A study published in Journal of Women’s Health in 2014 found that in the Soviet Union, medicine became one of the lowest-paid of the professions at the same time as women grew to constitute the largest part of the workforce.

Complex societal factors

The reasons for the lag in women’s pay are complex and include: greater representation of women in part-time work, which generally attracts lower hourly rates; caring for children; occupation type; and underrepresentation of women in senior positions.

The question of pay disparity for equal work affects NHS nurses less than it does workers in many other professions, thanks to the national pay system in the NHS.

The ONS said in 2016 there was no pay gap in the hourly rate for male and female nurses. Interestingly, it found that female midwives were paid 62% more than their male counterparts, however the proportion of men in the profession is tiny.

88.7%

of nurses are female

Source: Nuffield Trust

Data suggest that the NHS pay framework Agenda for Change, which was set up to provide fair pay based on the principle of ‘equal pay for work of equal value’, is delivering equitable hourly pay for both genders. It began in 2004 for one million members of staff to simplify complex and outdated local pay negotiations.

Male domination in senior roles

However, a report by HR services company Randstad in 2016 found a 14% pay gap between male and female nurses in men’s favour. The main cause of this was the disproportionately large number of men in senior positions.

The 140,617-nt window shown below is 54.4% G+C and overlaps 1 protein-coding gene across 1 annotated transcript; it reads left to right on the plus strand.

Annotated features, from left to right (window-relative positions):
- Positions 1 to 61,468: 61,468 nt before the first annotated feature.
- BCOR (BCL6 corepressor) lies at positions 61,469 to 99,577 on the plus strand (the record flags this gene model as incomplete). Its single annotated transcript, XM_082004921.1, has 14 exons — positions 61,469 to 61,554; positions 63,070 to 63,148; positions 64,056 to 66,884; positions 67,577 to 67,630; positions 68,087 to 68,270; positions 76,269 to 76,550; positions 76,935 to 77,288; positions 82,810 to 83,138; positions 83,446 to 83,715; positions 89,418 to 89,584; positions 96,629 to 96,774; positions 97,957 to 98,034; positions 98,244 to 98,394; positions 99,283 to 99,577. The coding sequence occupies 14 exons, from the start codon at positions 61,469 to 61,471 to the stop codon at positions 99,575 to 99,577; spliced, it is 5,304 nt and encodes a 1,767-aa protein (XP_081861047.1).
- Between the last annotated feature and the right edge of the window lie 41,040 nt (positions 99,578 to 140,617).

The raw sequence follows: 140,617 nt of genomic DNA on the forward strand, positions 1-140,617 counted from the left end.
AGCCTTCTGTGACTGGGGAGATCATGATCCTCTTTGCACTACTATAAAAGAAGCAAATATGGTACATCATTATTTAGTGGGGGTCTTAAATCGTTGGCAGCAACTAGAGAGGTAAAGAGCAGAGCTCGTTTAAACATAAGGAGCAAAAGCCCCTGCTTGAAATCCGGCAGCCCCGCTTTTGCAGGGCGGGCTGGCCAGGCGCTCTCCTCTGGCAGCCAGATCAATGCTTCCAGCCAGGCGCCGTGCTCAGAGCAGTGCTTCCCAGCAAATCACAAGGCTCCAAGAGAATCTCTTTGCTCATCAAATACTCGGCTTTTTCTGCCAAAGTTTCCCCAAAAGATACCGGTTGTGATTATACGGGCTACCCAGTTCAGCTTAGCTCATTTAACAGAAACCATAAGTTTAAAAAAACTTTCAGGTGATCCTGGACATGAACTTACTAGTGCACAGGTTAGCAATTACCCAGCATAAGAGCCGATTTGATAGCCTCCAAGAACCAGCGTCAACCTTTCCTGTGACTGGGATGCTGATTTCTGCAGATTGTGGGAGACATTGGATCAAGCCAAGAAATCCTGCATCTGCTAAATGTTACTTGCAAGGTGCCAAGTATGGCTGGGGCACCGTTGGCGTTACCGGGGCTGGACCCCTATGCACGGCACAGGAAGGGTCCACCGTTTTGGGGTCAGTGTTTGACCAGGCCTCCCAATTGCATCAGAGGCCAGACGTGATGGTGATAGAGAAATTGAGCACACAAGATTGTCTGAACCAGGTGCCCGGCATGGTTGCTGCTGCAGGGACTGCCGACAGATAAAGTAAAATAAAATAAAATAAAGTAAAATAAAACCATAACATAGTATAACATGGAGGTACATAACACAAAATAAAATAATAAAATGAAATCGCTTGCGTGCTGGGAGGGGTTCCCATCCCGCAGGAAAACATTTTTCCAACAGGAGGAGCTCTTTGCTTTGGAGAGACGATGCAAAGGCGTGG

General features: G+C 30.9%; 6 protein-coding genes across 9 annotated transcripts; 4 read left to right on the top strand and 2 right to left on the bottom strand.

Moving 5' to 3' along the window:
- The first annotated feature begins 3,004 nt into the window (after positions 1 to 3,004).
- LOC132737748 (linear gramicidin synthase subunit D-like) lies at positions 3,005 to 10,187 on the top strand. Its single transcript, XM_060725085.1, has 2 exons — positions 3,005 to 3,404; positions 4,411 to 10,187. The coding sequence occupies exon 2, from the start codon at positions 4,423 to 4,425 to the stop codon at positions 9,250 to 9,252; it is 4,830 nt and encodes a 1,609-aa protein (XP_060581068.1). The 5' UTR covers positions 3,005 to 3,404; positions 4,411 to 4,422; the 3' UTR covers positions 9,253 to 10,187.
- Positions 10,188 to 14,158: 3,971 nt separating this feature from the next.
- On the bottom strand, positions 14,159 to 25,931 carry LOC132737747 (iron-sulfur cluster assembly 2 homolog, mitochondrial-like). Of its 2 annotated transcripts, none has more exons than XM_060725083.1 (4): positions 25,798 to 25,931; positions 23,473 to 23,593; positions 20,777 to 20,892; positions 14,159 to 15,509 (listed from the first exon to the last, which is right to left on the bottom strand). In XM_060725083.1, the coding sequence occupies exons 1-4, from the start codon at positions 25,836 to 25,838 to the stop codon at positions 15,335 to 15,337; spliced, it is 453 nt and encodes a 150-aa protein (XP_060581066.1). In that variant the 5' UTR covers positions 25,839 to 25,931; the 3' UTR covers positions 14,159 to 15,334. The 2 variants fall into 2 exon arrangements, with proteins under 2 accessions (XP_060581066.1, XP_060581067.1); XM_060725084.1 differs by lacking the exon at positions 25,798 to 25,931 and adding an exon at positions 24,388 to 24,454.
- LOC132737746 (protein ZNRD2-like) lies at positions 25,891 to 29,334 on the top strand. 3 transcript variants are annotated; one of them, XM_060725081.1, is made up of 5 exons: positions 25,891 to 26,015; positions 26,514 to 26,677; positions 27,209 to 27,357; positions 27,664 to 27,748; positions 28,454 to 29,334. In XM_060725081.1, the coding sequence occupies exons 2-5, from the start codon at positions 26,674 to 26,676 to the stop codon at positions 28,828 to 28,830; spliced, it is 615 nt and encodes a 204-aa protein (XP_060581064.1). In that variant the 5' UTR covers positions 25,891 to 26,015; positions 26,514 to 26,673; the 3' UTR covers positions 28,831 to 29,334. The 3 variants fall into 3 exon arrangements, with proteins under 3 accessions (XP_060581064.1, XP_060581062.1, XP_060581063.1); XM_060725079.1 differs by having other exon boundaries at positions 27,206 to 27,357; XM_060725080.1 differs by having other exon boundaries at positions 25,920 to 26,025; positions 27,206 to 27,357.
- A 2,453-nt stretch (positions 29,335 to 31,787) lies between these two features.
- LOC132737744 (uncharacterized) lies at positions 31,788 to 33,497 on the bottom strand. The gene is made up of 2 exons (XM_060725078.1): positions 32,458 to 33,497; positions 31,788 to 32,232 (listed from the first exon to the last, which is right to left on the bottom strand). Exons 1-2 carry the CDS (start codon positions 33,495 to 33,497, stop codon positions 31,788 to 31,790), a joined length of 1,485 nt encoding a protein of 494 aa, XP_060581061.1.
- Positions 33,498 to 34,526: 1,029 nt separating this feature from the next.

While 77% of the NHS workforce are women, just 46% of the most senior manager roles are held by women, according to NHS Employers.

Unison head of health Sara Gorton says: ‘Any gap, no matter how small, is too large and there’s always more that can be done to ensure women are fairly represented at all levels of seniority in nursing and across the NHS.’ 

What the latest gender pay gap figures tell us about the NHS

All organisations in England, Scotland and Wales with more than 250 employees were required to publish their gender pay gap figures this week. 

The vast majority of NHS organisations reported a pay gap that favoured men.

Nuffield Trust director of research and chief economist John Appleby, who has studied data returns from 220 NHS employers in England, found that 91% reported a gender pay gap in favour of men. The remaining 9% had either none, or reported their pay gap favoured women.

Among the small number to report a bias for women was Liverpool Community Health NHS Trust, where median women’s pay is 17.3% higher than that for men.

Women make up 84% of higher-paid jobs at the organisation, which was acquired by the larger Mersey Care NHS Foundation Trust in March. Mersey Care reported a 10% pay gap in men’s favour.

While Professor Appleby says NHS figures reported to the Government Equality Office were too general to say if there was a gender pay gap for nurses, it is likely, given all the evidence, that there is. ‘Of course there will be one,’ he says.

The data could help nurses choose future employers, and also has a patient safety element, he says. The NHS staff survey finds that good staff experiences are associated with better clinical outcomes. ‘If there are issues with not feeling happy in terms of pay equality, then that could feed through into poorer patient care,’ he says.


Erin Dean is a freelance health journalist